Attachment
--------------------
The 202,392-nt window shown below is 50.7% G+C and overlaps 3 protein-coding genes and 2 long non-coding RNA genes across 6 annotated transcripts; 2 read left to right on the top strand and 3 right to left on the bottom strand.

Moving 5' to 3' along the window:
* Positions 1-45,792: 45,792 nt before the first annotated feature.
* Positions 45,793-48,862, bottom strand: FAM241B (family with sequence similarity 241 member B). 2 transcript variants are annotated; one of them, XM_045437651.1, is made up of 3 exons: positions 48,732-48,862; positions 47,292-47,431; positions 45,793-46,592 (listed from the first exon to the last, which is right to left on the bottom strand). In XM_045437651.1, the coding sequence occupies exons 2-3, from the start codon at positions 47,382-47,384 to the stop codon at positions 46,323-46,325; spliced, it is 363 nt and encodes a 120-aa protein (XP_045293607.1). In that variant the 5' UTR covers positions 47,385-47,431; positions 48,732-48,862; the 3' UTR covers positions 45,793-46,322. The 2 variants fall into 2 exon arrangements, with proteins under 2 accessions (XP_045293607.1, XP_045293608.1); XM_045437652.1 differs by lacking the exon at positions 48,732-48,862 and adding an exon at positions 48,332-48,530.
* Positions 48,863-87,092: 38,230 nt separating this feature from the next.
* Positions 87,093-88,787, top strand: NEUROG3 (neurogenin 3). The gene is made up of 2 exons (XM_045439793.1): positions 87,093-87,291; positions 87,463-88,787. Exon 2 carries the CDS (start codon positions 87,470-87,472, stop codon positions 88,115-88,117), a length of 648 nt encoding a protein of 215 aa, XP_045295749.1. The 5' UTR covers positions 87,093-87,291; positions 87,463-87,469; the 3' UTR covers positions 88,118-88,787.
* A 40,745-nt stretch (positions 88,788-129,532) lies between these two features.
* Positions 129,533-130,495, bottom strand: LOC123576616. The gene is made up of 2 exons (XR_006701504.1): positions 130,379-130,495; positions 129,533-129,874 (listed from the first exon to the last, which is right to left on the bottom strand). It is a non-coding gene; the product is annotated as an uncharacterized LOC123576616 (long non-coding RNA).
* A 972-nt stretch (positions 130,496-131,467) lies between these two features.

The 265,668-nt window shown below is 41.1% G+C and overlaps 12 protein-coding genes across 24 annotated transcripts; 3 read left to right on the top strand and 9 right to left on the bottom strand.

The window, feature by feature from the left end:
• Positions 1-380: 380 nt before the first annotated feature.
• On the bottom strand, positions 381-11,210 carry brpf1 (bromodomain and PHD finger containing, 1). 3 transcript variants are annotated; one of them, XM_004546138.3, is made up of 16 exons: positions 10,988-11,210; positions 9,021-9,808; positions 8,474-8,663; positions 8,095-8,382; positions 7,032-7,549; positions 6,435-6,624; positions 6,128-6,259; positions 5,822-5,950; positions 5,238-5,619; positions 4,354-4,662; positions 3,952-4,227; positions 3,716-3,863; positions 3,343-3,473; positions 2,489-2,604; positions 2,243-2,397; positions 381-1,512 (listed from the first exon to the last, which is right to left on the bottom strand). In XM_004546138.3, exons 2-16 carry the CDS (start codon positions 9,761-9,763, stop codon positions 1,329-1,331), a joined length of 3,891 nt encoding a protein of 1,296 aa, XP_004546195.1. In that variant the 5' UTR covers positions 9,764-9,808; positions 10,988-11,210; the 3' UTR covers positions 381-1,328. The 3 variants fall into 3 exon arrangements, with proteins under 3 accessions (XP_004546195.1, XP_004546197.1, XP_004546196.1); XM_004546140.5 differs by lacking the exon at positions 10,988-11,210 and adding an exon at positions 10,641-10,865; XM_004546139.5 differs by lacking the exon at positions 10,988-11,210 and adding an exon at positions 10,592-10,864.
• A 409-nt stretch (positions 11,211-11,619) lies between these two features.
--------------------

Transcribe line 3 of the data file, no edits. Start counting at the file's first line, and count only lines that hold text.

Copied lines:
* Positions 1-45,792: 45,792 nt before the first annotated feature.